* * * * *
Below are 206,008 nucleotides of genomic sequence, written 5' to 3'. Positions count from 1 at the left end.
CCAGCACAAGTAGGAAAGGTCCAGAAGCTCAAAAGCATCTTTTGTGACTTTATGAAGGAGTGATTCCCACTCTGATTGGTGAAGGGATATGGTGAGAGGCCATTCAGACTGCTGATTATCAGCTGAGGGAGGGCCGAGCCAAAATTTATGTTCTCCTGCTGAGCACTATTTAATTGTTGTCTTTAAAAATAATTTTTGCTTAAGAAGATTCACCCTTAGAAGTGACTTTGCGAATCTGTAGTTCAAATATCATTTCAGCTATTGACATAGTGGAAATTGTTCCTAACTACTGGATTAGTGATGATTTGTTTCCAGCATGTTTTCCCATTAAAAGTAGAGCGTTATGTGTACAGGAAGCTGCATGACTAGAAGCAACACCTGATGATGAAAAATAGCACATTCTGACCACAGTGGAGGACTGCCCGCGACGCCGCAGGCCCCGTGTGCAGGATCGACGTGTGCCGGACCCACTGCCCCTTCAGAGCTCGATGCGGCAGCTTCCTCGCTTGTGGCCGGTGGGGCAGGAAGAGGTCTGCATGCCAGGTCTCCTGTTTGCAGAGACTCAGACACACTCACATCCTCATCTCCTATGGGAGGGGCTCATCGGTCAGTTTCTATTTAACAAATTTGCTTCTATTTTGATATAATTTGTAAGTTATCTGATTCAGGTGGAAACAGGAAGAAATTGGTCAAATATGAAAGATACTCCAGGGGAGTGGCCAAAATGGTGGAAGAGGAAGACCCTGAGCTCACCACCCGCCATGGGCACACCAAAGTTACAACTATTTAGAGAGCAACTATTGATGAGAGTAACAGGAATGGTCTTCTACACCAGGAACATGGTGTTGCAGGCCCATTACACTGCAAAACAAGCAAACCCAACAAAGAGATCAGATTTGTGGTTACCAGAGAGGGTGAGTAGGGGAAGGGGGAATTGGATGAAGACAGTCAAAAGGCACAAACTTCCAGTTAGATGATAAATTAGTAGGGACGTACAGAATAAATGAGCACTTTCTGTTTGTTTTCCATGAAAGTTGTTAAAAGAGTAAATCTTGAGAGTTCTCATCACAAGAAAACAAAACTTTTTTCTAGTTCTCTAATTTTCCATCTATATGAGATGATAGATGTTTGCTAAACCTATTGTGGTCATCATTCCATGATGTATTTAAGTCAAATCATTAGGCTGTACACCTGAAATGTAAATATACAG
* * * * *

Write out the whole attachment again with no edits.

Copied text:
Below are 206,008 nucleotides of genomic sequence, written 5' to 3'. Positions count from 1 at the left end.
CCAGCACAAGTAGGAAAGGTCCAGAAGCTCAAAAGCATCTTTTGTGACTTTATGAAGGAGTGATTCCCACTCTGATTGGTGAAGGGATATGGTGAGAGGCCATTCAGACTGCTGATTATCAGCTGAGGGAGGGCCGAGCCAAAATTTATGTTCTCCTGCTGAGCACTATTTAATTGTTGTCTTTAAAAATAATTTTTGCTTAAGAAGATTCACCCTTAGAAGTGACTTTGCGAATCTGTAGTTCAAATATCATTTCAGCTATTGACATAGTGGAAATTGTTCCTAACTACTGGATTAGTGATGATTTGTTTCCAGCATGTTTTCCCATTAAAAGTAGAGCGTTATGTGTACAGGAAGCTGCATGACTAGAAGCAACACCTGATGATGAAAAATAGCACATTCTGACCACAGTGGAGGACTGCCCGCGACGCCGCAGGCCCCGTGTGCAGGATCGACGTGTGCCGGACCCACTGCCCCTTCAGAGCTCGATGCGGCAGCTTCCTCGCTTGTGGCCGGTGGGGCAGGAAGAGGTCTGCATGCCAGGTCTCCTGTTTGCAGAGACTCAGACACACTCACATCCTCATCTCCTATGGGAGGGGCTCATCGGTCAGTTTCTATTTAACAAATTTGCTTCTATTTTGATATAATTTGTAAGTTATCTGATTCAGGTGGAAACAGGAAGAAATTGGTCAAATATGAAAGATACTCCAGGGGAGTGGCCAAAATGGTGGAAGAGGAAGACCCTGAGCTCACCACCCGCCATGGGCACACCAAAGTTACAACTATTTAGAGAGCAACTATTGATGAGAGTAACAGGAATGGTCTTCTACACCAGGAACATGGTGTTGCAGGCCCATTACACTGCAAAACAAGCAAACCCAACAAAGAGATCAGATTTGTGGTTACCAGAGAGGGTGAGTAGGGGAAGGGGGAATTGGATGAAGACAGTCAAAAGGCACAAACTTCCAGTTAGATGATAAATTAGTAGGGACGTACAGAATAAATGAGCACTTTCTGTTTGTTTTCCATGAAAGTTGTTAAAAGAGTAAATCTTGAGAGTTCTCATCACAAGAAAACAAAACTTTTTTCTAGTTCTCTAATTTTCCATCTATATGAGATGATAGATGTTTGCTAAACCTATTGTGGTCATCATTCCATGATGTATTTAAGTCAAATCATTAGGCTGTACACCTGAAATGTAAATATACAG